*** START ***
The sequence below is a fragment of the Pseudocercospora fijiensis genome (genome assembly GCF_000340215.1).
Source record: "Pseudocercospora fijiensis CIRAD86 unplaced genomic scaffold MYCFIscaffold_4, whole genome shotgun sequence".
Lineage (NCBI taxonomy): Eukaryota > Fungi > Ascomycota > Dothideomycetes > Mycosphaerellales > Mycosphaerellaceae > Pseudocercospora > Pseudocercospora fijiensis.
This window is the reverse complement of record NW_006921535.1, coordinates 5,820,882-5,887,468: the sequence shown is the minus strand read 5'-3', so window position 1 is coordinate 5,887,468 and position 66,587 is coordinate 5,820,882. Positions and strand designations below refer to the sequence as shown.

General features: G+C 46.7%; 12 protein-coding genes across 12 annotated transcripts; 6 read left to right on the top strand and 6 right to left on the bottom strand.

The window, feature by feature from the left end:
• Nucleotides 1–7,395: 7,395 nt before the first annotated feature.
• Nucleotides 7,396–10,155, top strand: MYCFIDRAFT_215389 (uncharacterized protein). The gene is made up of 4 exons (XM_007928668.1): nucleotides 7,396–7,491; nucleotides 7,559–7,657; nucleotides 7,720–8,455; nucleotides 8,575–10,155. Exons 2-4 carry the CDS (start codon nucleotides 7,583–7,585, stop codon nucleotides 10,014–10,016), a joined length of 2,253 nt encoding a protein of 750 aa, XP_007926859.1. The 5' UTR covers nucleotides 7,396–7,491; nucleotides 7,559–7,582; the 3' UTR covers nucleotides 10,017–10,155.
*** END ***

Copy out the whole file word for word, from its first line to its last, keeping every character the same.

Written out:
The sequence below is a fragment of the Pseudocercospora fijiensis genome (genome assembly GCF_000340215.1).
Source record: "Pseudocercospora fijiensis CIRAD86 unplaced genomic scaffold MYCFIscaffold_4, whole genome shotgun sequence".
Lineage (NCBI taxonomy): Eukaryota > Fungi > Ascomycota > Dothideomycetes > Mycosphaerellales > Mycosphaerellaceae > Pseudocercospora > Pseudocercospora fijiensis.
This window is the reverse complement of record NW_006921535.1, coordinates 5,820,882-5,887,468: the sequence shown is the minus strand read 5'-3', so window position 1 is coordinate 5,887,468 and position 66,587 is coordinate 5,820,882. Positions and strand designations below refer to the sequence as shown.

General features: G+C 46.7%; 12 protein-coding genes across 12 annotated transcripts; 6 read left to right on the top strand and 6 right to left on the bottom strand.

The window, feature by feature from the left end:
• Nucleotides 1–7,395: 7,395 nt before the first annotated feature.
• Nucleotides 7,396–10,155, top strand: MYCFIDRAFT_215389 (uncharacterized protein). The gene is made up of 4 exons (XM_007928668.1): nucleotides 7,396–7,491; nucleotides 7,559–7,657; nucleotides 7,720–8,455; nucleotides 8,575–10,155. Exons 2-4 carry the CDS (start codon nucleotides 7,583–7,585, stop codon nucleotides 10,014–10,016), a joined length of 2,253 nt encoding a protein of 750 aa, XP_007926859.1. The 5' UTR covers nucleotides 7,396–7,491; nucleotides 7,559–7,582; the 3' UTR covers nucleotides 10,017–10,155.